Outside Phone Line

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Old 12-12-07, 10:21 AM
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Outside Phone Line

The ice broke a tree limb down over the phone line outside.
I'm now using cable for my phone so I do not have phone service through this line.
Can I get shocked if I were to cut the line and roll it up until the phone company gets here?
 
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Old 12-12-07, 10:53 AM
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If it really is the phone cable and if it is not touching anything else then it is not dangerous.

I wouldn't mess with it though, especially wouldn't cut it. The phone company owns the line at that point, and they may not take kindly to you slicing up their wires.

Plus, if it was a bad storm you don't know what has happened upstream of you. Perhaps a block away a power line has come down and is in contact with the phone equipment. (It's not likely but hey it could happen.)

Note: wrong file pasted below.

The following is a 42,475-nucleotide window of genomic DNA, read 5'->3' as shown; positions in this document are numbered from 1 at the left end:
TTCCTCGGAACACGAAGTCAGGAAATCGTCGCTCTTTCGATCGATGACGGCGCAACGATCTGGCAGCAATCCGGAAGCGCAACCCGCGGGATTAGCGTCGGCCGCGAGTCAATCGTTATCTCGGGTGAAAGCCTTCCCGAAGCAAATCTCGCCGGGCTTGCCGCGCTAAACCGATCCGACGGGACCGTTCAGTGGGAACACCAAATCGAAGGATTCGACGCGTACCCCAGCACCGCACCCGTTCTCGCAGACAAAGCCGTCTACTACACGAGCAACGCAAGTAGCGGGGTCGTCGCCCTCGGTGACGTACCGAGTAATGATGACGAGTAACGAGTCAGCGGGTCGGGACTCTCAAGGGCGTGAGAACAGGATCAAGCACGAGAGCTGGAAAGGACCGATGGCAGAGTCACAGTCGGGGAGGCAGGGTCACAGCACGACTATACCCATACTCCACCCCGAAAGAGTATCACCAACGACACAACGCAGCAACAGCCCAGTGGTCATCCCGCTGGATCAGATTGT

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Old 12-12-07, 11:11 AM
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It's a huge nuisance where it's at.
 
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Old 12-12-07, 06:53 PM
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Do not cut the line. Do not even touch the line. Call the phone company. Period.
 
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Old 12-13-07, 03:24 AM
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Originally Posted by Dawter View Post
It's a huge nuisance where it's at.